The UCLASS delays are hampering experimentation and slowing down the integration of a key future technology into the carrier air wing. Additionally, the decision seems contrary to the Navy’s seeming commitment to cutting edge technology for future warfare. However, outside experts such as Mr. Brimley, Bryan McGrath, and Mark Gunzinger who extoll the need for high-end, penetrating platforms may be overlooking a broad range of military operations.
Instead of choosing one capability set over the other, the Navy should rewrite the RFP to reflect a unified acquisition program for two distinct airframes sharing common core technologies acquired on a staggered timeline. The two aircraft would be a high-end, penetrating Unmanned Combat Air System (UCAS) with a robust strike capability and a workhorse Unmanned Carrier Launched Surveillance and Refueling (UCLAS-R) aircraft with robust ISR and limited strike capabilities. This aircraft would also be able to refuel other manned and unmanned platforms. By procuring a smaller number UCAS aircraft and a larger number of UCLAS-R platforms, the Navy will properly align itself with the future security environment.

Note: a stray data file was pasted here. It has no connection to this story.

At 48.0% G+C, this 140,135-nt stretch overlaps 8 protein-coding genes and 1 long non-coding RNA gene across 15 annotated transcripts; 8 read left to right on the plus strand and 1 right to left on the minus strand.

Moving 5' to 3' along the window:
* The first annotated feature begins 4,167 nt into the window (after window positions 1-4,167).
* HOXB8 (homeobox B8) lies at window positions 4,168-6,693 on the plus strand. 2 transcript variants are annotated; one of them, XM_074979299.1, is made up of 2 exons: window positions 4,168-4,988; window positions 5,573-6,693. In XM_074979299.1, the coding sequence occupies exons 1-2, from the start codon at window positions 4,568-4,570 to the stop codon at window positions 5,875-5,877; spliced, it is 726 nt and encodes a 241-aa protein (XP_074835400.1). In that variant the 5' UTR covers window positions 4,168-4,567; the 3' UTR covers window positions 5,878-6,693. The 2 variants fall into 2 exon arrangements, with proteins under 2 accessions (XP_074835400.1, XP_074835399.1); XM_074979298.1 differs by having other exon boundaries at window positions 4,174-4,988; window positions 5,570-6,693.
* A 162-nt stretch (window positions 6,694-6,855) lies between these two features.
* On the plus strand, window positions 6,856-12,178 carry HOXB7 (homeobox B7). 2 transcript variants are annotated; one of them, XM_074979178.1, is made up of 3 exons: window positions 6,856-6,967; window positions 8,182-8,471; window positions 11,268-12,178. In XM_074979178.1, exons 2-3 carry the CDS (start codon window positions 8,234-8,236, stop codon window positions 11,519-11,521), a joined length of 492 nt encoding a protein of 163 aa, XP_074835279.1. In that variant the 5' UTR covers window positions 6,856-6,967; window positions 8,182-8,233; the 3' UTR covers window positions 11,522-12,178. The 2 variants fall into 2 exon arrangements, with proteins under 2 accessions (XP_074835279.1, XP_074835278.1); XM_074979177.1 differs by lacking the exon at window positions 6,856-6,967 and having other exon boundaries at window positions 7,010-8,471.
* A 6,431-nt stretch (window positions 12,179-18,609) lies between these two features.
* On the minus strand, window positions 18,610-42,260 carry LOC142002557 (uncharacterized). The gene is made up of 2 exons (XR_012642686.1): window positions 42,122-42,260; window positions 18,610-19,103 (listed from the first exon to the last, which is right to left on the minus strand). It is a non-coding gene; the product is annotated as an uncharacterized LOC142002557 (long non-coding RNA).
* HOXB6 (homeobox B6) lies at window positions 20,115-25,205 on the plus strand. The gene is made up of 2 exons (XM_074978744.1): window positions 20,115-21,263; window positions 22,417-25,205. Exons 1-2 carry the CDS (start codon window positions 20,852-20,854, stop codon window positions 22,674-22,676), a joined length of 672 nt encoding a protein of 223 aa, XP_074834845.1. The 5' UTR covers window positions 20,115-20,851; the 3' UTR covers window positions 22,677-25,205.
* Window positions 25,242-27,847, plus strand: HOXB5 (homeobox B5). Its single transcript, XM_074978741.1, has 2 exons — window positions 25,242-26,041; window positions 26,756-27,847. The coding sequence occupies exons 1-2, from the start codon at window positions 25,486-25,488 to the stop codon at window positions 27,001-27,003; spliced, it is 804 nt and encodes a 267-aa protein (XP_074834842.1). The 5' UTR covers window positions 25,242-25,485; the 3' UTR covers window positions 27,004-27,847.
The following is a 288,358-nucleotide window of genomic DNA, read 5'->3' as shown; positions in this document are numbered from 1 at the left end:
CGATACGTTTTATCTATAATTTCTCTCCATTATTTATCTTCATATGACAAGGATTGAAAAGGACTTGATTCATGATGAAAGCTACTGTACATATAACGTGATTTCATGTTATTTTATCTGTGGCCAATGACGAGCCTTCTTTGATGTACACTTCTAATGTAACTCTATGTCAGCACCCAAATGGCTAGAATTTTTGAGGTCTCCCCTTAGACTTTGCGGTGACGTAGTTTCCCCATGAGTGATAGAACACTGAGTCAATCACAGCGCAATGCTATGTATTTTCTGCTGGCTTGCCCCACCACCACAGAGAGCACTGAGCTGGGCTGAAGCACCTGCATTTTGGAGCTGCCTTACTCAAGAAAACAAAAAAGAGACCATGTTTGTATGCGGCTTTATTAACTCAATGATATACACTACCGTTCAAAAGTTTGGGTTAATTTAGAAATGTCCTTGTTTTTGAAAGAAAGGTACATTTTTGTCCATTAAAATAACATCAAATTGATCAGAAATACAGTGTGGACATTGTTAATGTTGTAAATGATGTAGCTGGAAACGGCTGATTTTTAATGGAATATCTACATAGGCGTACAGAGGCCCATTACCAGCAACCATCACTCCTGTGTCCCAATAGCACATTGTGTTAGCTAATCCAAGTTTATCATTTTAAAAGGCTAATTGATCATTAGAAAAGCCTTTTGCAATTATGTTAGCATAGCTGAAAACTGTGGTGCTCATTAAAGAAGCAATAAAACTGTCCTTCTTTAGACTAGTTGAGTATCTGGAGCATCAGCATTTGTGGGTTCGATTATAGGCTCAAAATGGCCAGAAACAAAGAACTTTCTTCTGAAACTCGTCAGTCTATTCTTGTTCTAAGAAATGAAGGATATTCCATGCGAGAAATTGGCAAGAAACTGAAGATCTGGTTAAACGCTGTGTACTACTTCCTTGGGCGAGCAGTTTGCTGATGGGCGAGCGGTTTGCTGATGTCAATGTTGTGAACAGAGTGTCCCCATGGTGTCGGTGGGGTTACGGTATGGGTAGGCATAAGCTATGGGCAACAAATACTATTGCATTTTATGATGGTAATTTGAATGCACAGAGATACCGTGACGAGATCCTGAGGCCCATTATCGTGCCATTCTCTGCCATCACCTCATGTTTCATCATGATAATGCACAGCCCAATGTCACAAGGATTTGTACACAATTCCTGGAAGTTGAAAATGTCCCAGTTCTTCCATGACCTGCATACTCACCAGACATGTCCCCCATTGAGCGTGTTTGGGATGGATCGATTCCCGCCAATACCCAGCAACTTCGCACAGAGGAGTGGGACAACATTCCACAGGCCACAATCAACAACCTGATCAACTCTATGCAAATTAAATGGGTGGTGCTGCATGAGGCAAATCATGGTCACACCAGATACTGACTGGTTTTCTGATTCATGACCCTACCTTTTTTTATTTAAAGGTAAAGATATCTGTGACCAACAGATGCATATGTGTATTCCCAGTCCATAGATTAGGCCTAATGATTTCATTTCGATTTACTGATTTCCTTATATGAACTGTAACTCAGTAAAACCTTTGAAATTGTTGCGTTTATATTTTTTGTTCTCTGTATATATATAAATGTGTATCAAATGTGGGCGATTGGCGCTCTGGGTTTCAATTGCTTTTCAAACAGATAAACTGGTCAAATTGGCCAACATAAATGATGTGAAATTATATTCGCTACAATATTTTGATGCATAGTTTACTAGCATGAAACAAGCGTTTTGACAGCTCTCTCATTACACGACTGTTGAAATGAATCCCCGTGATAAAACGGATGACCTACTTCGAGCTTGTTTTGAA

The Navy needs a stealthy, penetrating unmanned aircraft if the fleet is to successfully execute the future high-end fight as envisioned by the Joint Operational Access Concept and Air-Sea Battle. A UCAS platform will enable the F-35 to maximize its time on station (and potentially extend its engagement range) by providing prompt targeting information. A penetrating unmanned aircraft with strike capability will also enable commanders to engage fleeting targets of opportunity such as road mobile anti-ship missile launchers when other assets may be unavailable or unsuitable. In this instance, Brimley’s assertions about power projection and certain future threats are completely correct and underscore why the Navy needs a penetrating unmanned aircraft.